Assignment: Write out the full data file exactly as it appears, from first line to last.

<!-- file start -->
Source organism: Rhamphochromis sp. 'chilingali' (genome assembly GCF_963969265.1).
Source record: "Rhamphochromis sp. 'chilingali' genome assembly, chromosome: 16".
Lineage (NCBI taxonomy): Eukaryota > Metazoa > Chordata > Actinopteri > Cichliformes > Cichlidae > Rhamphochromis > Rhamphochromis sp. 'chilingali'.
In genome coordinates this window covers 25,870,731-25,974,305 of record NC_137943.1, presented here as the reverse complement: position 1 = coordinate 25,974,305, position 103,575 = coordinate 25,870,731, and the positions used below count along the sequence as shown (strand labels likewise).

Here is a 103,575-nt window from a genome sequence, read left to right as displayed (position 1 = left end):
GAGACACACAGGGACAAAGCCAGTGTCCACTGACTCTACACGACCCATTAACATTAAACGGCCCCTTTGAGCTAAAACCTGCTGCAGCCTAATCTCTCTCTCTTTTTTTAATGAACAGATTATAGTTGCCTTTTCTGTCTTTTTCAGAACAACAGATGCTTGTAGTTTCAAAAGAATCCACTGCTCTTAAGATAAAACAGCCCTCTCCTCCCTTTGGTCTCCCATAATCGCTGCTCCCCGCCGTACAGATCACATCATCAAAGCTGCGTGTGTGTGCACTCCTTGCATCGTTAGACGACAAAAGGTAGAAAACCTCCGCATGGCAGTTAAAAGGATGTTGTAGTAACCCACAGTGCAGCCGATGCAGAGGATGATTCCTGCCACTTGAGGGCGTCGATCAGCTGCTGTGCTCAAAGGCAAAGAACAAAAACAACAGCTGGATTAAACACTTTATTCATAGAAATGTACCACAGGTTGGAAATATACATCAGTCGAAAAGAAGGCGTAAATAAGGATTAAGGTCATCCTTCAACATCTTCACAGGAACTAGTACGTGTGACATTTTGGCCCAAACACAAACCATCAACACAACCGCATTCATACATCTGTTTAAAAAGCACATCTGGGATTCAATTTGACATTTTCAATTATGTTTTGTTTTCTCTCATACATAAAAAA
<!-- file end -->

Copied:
Source organism: Rhamphochromis sp. 'chilingali' (genome assembly GCF_963969265.1).
Source record: "Rhamphochromis sp. 'chilingali' genome assembly, chromosome: 16".
Lineage (NCBI taxonomy): Eukaryota > Metazoa > Chordata > Actinopteri > Cichliformes > Cichlidae > Rhamphochromis > Rhamphochromis sp. 'chilingali'.
In genome coordinates this window covers 25,870,731-25,974,305 of record NC_137943.1, presented here as the reverse complement: position 1 = coordinate 25,974,305, position 103,575 = coordinate 25,870,731, and the positions used below count along the sequence as shown (strand labels likewise).

Here is a 103,575-nt window from a genome sequence, read left to right as displayed (position 1 = left end):
GAGACACACAGGGACAAAGCCAGTGTCCACTGACTCTACACGACCCATTAACATTAAACGGCCCCTTTGAGCTAAAACCTGCTGCAGCCTAATCTCTCTCTCTTTTTTTAATGAACAGATTATAGTTGCCTTTTCTGTCTTTTTCAGAACAACAGATGCTTGTAGTTTCAAAAGAATCCACTGCTCTTAAGATAAAACAGCCCTCTCCTCCCTTTGGTCTCCCATAATCGCTGCTCCCCGCCGTACAGATCACATCATCAAAGCTGCGTGTGTGTGCACTCCTTGCATCGTTAGACGACAAAAGGTAGAAAACCTCCGCATGGCAGTTAAAAGGATGTTGTAGTAACCCACAGTGCAGCCGATGCAGAGGATGATTCCTGCCACTTGAGGGCGTCGATCAGCTGCTGTGCTCAAAGGCAAAGAACAAAAACAACAGCTGGATTAAACACTTTATTCATAGAAATGTACCACAGGTTGGAAATATACATCAGTCGAAAAGAAGGCGTAAATAAGGATTAAGGTCATCCTTCAACATCTTCACAGGAACTAGTACGTGTGACATTTTGGCCCAAACACAAACCATCAACACAACCGCATTCATACATCTGTTTAAAAAGCACATCTGGGATTCAATTTGACATTTTCAATTATGTTTTGTTTTCTCTCATACATAAAAAA